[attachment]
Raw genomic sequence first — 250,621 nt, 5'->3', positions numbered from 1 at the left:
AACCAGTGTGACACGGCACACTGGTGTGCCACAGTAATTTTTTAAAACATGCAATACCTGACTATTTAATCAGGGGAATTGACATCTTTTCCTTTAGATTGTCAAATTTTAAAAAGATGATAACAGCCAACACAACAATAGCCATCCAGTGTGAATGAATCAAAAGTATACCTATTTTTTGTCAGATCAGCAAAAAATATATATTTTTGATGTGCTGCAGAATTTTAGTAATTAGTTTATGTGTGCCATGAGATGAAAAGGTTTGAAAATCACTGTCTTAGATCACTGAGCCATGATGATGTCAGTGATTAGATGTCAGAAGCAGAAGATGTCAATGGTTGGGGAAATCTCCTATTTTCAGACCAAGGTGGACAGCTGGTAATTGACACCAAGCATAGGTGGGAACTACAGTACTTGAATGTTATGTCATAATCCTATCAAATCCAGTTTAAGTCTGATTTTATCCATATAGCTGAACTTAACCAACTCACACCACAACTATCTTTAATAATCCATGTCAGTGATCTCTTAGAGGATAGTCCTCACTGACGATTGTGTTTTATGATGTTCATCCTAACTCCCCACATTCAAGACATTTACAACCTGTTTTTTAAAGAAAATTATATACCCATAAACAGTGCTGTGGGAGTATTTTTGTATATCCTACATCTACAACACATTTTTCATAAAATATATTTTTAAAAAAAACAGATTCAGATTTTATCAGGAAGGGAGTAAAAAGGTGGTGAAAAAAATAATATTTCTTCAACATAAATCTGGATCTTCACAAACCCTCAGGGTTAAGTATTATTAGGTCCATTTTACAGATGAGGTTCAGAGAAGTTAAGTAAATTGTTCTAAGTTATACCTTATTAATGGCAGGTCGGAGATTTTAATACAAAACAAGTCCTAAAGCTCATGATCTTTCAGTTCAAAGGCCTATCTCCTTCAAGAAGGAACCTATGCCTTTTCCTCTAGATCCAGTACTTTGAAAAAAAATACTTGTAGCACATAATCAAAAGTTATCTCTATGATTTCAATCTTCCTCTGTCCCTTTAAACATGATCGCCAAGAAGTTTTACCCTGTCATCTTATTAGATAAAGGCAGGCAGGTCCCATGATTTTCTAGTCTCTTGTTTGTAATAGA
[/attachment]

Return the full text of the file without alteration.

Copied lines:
Raw genomic sequence first — 250,621 nt, 5'->3', positions numbered from 1 at the left:
AACCAGTGTGACACGGCACACTGGTGTGCCACAGTAATTTTTTAAAACATGCAATACCTGACTATTTAATCAGGGGAATTGACATCTTTTCCTTTAGATTGTCAAATTTTAAAAAGATGATAACAGCCAACACAACAATAGCCATCCAGTGTGAATGAATCAAAAGTATACCTATTTTTTGTCAGATCAGCAAAAAATATATATTTTTGATGTGCTGCAGAATTTTAGTAATTAGTTTATGTGTGCCATGAGATGAAAAGGTTTGAAAATCACTGTCTTAGATCACTGAGCCATGATGATGTCAGTGATTAGATGTCAGAAGCAGAAGATGTCAATGGTTGGGGAAATCTCCTATTTTCAGACCAAGGTGGACAGCTGGTAATTGACACCAAGCATAGGTGGGAACTACAGTACTTGAATGTTATGTCATAATCCTATCAAATCCAGTTTAAGTCTGATTTTATCCATATAGCTGAACTTAACCAACTCACACCACAACTATCTTTAATAATCCATGTCAGTGATCTCTTAGAGGATAGTCCTCACTGACGATTGTGTTTTATGATGTTCATCCTAACTCCCCACATTCAAGACATTTACAACCTGTTTTTTAAAGAAAATTATATACCCATAAACAGTGCTGTGGGAGTATTTTTGTATATCCTACATCTACAACACATTTTTCATAAAATATATTTTTAAAAAAAACAGATTCAGATTTTATCAGGAAGGGAGTAAAAAGGTGGTGAAAAAAATAATATTTCTTCAACATAAATCTGGATCTTCACAAACCCTCAGGGTTAAGTATTATTAGGTCCATTTTACAGATGAGGTTCAGAGAAGTTAAGTAAATTGTTCTAAGTTATACCTTATTAATGGCAGGTCGGAGATTTTAATACAAAACAAGTCCTAAAGCTCATGATCTTTCAGTTCAAAGGCCTATCTCCTTCAAGAAGGAACCTATGCCTTTTCCTCTAGATCCAGTACTTTGAAAAAAAATACTTGTAGCACATAATCAAAAGTTATCTCTATGATTTCAATCTTCCTCTGTCCCTTTAAACATGATCGCCAAGAAGTTTTACCCTGTCATCTTATTAGATAAAGGCAGGCAGGTCCCATGATTTTCTAGTCTCTTGTTTGTAATAGA